After more than a century of reckless mining that created a toxic legacy of pollution, the Obama administration finally started trying to prevent even more destruction by placing a few areas, including watersheds around the Grand Canyon, off-limits.
Even those modest restrictions are apparently too much for the mining industry and the politicians the industry has bought in Washington, D.C. Utah Republican Congressman Rob Bishop wants to reverse some of the mining bans enacted during the Obama era, says the Center for Biological Diversity, citing a letter from Bishop to Sec. Agriculture Sonny Perdue. Continue reading “Will the GOP roll back Obama-era mining bans?”→
Alaska communities seek international review of Canadian projects that will affect their rivers
FRISCO — Mining and energy development in western Canada is making some Alaskans uneasy, as they eye potential impacts to pristine salmon streams in the region.
Citing a bilateral environmental treaty, activists this week will meet with British Columbia’s Minister of Energy and Mines, Bill Bennett, when he visits Juneau and will ask him to support an international review of mine developments in northwest B.C.
U.S. District Court Judge H. Russel Holland rejected arguments that the EPA exceeded its authority by starting the review process in the absence of a specific permit application, and that the review violates the Alaska Statehood Act.
Court determines that Forest Service failed to meet environmental review standards in approving exploration project on public lands
By Bob Berwyn
SUMMIT COUNTY — A late August federal court ruling from a U.S. District Court in Idaho could have a ripple effect on proposed mining activities around the West.
The decision by U.S. District Court Judge Edward J. Lodge requires the U.S. Forest Service to do more baseline environmental analysis and disclose potential water quality impacts from an exploratory mining proposal.
Record gold prices spurring new activity; watchdog groups say now is the time to update federal mining law
By Summit Voice
SUMMIT COUNTY — If federal lawmakers are serious about shrinking the budget deficit, they should be looking seriously at a proposal by U.S. Rep. Ed Markey (D-MA) that would make sure the oil, gas and mining industries pay their fare share.
Markey introduced his proposed legislation in the House Natural Resources Committee last week.
A key component of this comprehensive legislation would overhaul the General Mining Law of 1872, which allows mining of gold, copper, uranium and other metals virtually anywhere on Western public lands, with few environmental safeguards and no return to the taxpayers. Hardrock mining is the only industry that extracts resources from public lands that does not pay federal royalties. Continue reading “Environment: Mining law overhaul is long overdue”→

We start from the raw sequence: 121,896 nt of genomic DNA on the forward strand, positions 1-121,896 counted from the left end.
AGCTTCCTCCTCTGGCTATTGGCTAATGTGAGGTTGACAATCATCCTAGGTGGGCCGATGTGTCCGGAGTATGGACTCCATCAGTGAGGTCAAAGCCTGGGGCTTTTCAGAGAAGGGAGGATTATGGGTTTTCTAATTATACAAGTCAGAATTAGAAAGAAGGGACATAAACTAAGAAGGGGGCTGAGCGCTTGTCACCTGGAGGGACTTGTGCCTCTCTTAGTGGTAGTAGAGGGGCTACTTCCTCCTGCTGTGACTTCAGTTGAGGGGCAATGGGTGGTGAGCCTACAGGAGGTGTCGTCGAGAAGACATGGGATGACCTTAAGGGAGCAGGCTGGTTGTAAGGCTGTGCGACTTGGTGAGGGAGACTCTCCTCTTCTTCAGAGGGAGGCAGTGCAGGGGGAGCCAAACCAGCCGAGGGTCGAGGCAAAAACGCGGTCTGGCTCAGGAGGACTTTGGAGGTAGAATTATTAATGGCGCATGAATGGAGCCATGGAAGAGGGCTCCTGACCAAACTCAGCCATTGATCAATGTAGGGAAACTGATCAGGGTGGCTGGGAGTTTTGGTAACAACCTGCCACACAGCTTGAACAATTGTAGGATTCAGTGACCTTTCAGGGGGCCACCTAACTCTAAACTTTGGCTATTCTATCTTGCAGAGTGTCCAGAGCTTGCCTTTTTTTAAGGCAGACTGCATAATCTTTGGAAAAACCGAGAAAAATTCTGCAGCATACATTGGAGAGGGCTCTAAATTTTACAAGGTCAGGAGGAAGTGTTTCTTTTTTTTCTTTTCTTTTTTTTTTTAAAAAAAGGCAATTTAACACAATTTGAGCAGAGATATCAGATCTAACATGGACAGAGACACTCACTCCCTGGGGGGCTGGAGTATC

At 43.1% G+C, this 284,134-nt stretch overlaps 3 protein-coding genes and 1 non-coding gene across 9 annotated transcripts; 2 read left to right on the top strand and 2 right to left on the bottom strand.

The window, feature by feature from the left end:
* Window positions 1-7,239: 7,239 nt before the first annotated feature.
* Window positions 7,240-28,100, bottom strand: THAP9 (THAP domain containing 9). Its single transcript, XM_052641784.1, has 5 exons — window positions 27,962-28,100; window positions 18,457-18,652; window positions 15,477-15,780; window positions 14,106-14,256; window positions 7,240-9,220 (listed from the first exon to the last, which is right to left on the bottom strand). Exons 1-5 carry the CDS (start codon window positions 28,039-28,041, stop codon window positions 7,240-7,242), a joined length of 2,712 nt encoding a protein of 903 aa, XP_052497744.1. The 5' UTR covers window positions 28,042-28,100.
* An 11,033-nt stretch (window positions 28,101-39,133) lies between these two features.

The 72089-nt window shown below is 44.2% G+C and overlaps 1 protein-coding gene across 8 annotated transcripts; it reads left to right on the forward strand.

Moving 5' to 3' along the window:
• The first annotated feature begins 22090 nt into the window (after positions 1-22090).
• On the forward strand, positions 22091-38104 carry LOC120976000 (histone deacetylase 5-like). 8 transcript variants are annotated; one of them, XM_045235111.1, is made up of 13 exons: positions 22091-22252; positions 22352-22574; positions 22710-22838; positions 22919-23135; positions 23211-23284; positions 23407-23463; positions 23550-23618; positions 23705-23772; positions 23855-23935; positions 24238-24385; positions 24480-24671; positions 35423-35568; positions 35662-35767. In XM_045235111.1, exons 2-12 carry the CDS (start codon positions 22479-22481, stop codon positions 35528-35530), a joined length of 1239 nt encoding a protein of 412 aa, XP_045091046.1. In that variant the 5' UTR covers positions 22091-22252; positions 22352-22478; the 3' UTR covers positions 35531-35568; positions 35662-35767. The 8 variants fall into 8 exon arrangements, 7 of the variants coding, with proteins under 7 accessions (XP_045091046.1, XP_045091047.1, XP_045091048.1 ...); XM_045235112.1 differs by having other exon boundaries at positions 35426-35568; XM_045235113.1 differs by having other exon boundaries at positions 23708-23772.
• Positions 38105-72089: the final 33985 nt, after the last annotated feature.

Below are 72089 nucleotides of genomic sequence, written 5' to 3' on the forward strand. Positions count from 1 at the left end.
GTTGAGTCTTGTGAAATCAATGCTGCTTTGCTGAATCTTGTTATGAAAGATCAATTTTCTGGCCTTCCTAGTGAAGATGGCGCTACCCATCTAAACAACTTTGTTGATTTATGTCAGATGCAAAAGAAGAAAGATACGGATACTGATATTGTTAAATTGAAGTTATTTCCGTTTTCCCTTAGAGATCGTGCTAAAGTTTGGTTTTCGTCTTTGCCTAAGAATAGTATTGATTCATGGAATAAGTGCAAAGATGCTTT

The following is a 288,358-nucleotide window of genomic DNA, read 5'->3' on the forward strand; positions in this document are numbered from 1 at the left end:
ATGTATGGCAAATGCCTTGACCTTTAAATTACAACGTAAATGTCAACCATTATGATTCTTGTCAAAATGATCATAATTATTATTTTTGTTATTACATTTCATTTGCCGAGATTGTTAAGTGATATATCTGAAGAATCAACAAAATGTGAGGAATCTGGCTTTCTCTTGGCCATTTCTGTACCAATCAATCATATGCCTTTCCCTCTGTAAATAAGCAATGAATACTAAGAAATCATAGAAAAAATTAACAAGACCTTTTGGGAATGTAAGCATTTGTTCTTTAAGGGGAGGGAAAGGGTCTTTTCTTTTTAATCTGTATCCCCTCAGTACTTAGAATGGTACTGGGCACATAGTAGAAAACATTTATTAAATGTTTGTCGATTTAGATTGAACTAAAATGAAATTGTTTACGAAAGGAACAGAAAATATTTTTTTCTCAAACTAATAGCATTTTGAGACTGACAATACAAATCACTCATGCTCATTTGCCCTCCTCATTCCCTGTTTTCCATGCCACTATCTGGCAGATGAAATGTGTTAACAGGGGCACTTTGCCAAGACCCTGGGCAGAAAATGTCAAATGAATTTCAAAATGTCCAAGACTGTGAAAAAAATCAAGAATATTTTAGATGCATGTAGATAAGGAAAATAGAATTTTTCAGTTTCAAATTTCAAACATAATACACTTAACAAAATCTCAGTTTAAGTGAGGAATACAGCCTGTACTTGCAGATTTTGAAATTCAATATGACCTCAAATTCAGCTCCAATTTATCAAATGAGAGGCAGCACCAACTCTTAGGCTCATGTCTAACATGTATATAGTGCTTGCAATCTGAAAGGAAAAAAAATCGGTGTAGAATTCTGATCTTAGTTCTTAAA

Wavering economy drives gold price upward; more mining proposals possible
By Summit Voice
SUMMIT COUNTY — With the price of gold surging to near $1,800 per ounce, it’s no wonder that there’s talk of new gold mines opening in Colorado. One of the latest proposals is for a small combination placer gold, sand and gravel mining operation on five acres on an 80-acre BLM parcel near Fairplay.
SUMMIT COUNTY — The U.S. Forest Service says it will carefully evaluate a plan for alabaster mining on the White Banks mining claims near Avalanche Creek in the Crystal River Valley.
Originally staked by Mystic Eagle Quarry, LLC, the White Banks claims have been leased to Elbram Stone Company, establishing a valid existing right under the General Mining Law of 1872.
In recognizing this valid right and accepting a plan of operations for review, the Forest Service has a responsibility to ensure that surface operations associated with the mining are conducted, where feasible, to minimize adverse environmental impacts on National Forest surface resources. The Forest Service will analyze and disclose the environmental impacts of the proposed action, along with any reasonable alternatives, before approving the White Banks Plan of Operations.
Elbram Stone has proposed several changes from past operations including: a request for year-round operations that would require snow removal on National Forest System Road 310; mining marble and gypsum in addition to alabaster; drilling a well on-site to provide an estimated 1000 gallons per day of water; construction of a by-pass road around the mine; and construction of a log office building to replace the existing mobile bath house. Information on the mining proposal and the associated documents are online here. Continue reading “Forest Service to review mining operation near Aspen”→